There’s a new ramen in Little Tokyo: Shin Sen-Gumi!

I watched the movie Tampopo for the first time and now I can’t stop craving ramen… a specific ramen I had last week. But first, let’s talk about the movie.

I can’t believe it has taken me this long to see Tampopo. This movie was made for people who love food porn – and for those who love ramen. Several stories about each person’s relationship to food weave in and out of this classic 1985 Japanese film. Here’s the original trailer:

As soon as the film ended, I was craving ramen. Go figure. Actually, I started to crave the new ramen place I went to last week in Little Tokyo – Shin Sen-Gumi Hakata Ramen. They have locations in Gardena and Fountain Valley but this is the first in the Los Angeles-area that I know of. They serve ramen from Hakata in the Fukuoka Prefecture, Japan. I dropped in last week without knowing it was their grand opening. Check out all the flower arrangements at the entrance from other businesses and family/friends to wish them luck.

When you arrive, sign your name in the notebook on the small podium outside their main door. Then wait… and wait… until they call your name. When my friend and I entered, everyone in the restaurant gave us a gregarious welcome. The restaurant space is open – you can see exactly what the chefs are doing and you can see what everyone is eating and drinking. I loved how there was a lot of light in the place.

One of the reasons this place is different from Daikokuya is how you order. There’s a base ramen bowl that is your typical pork broth that is $7.50. You get to choose the noodle you want (hard soft firm), thickness of the noodle (thick or thin), and how strong you want the soup base (strong, medium, or mild). For my ramen, I chose firm, thick, and medium.

I dunked my spoon into the bowl and brought the broth to my lips. I stopped and smelled the savory steam brushing my face. I opened my mouth and took a sip. Wow. The broth has a salty flavor that tickles your tongue but them transitions into a sweet and creamy taste. I couldn’t figure out the flavors at first so I had to quickly bring another sip to my mouth… and another… and another. I was addicted because it felt like the broth’s flavors were flirting with my taste buds. And the noodles? The noodles were perfect – not too chewy or too soft… perfectly firm. I could have eaten another bowl of just noodles if I had the space in my stomach.

You can build your own ramen by adding sides. I ordered nori (seaweed) that I crumbled and put on top and the flavors boil egg. My friend ordered extra chashu (pork) which I regret not doing. The pork was thinly sliced and flavorful in the broth.

I’ve always said Daikokuya was my favorite ramen place in Little Tokyo but after going to Shin Sen-Gumi, I have to reassess my go-to ramen restaurants.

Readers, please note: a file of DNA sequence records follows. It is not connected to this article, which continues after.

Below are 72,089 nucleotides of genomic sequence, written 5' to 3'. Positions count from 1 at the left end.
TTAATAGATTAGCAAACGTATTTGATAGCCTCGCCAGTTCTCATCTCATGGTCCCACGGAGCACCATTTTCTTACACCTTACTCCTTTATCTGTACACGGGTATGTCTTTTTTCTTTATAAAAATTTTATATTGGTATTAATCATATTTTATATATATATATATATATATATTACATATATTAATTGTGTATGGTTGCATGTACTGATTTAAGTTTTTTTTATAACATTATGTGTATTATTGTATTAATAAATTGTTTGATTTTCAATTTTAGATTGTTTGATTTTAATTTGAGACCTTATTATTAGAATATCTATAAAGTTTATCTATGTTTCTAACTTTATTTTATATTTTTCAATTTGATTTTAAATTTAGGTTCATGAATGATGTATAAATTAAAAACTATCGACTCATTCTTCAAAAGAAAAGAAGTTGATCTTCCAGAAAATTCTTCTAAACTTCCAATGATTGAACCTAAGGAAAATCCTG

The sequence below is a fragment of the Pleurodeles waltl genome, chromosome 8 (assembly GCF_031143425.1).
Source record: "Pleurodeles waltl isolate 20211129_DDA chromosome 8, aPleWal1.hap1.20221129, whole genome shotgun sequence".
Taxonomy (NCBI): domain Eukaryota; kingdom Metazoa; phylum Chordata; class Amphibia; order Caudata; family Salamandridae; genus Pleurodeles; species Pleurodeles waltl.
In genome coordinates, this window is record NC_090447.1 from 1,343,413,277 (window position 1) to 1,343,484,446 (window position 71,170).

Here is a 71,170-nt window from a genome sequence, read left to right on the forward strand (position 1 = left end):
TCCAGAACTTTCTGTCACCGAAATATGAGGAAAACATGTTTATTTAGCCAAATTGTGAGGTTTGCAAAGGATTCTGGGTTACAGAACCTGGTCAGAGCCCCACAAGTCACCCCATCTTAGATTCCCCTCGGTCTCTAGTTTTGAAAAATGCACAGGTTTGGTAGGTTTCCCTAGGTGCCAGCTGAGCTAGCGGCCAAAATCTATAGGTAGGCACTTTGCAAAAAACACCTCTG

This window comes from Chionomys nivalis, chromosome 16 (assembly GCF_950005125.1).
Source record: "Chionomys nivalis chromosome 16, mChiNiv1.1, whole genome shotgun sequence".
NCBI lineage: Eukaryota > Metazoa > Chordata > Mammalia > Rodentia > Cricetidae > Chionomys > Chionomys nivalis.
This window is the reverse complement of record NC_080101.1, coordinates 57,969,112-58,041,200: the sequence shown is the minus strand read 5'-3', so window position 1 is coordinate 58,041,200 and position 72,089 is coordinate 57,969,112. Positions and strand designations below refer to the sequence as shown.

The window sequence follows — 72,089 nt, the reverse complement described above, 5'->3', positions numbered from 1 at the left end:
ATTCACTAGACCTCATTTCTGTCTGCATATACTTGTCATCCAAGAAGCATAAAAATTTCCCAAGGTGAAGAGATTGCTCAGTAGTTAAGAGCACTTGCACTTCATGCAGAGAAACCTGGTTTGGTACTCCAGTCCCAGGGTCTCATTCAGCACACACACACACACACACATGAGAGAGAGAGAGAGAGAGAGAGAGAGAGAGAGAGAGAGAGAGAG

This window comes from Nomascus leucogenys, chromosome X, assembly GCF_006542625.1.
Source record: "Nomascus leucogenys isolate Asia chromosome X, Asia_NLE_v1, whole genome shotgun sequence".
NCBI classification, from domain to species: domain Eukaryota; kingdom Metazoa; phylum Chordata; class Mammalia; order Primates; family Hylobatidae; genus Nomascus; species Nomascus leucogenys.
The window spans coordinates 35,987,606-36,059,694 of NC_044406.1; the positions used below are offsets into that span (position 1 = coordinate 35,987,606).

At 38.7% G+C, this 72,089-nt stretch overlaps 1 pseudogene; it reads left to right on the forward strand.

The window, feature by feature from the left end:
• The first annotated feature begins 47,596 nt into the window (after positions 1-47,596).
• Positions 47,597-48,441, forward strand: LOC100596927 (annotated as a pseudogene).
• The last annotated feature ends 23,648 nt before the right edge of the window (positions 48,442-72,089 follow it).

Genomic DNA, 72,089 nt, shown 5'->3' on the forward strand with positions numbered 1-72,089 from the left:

TIP: Yogurtland is right next door so you get to have your ramen and eat your yogurt too!

A must: The Not Unhappy Hour at Spitz

It was lunch time and I found myself in Little Tokyo but not having a craving for Japanese food. This rarely happens. I wanted something savory and hearty and when I looked down the street, nothing appealed to me. Then I remembered Spitz.

The official name on their website says Spitz Restaurant – Home of the Döner Kebab. The place opened up in 2009 by a couple guys who went to Occidental College – apparently one of them discovered the tasty döner kebab while studying abroad in Spain.

Located in the heart of Little Tokyo, I couldn’t help but wonder, “Can this place actually be good?” I walked in and it was happy hour (Weekdays it’s 3p-7p and all day Saturday and Sunday). Actually, they call their happy hour “The Not Unhappy Hour.” I figured I’d partake in it and ordered the rose sangria that has mint, lime, and apple.

The flavor of the rose sangria was crisp and light – perfect for a summer day. It was paired well with the beef and lamb kebab wrap I got with feta, pepperonicinis, and hummus. There’s a nice warm flavor from the pepperoncini – they definitely don’t skimp on the fillings. The ratio of meat to veggies and sauces had the right balance. The best part of this place was how their portions are realistic. Right when I felt full, I had taken my last bite.

The combos come with either a wrap or sandwich with a side. Here’s the beef and lamb wrap with tzatziki and chili sauce and skinny fries that my dining companion had. The plain fries were surprisingly good… really good.

The fries had a great crunch and was seasoned perfectly – I was sad when I reached for one more and they were all gone. But I guess with all good things… you gotta leave wanting a little more so you know to come back. Next time, I’m coming back for the falafel sandwich and street cart fries!

Locations: Little Tokyo / downtown LA and Eagle Rock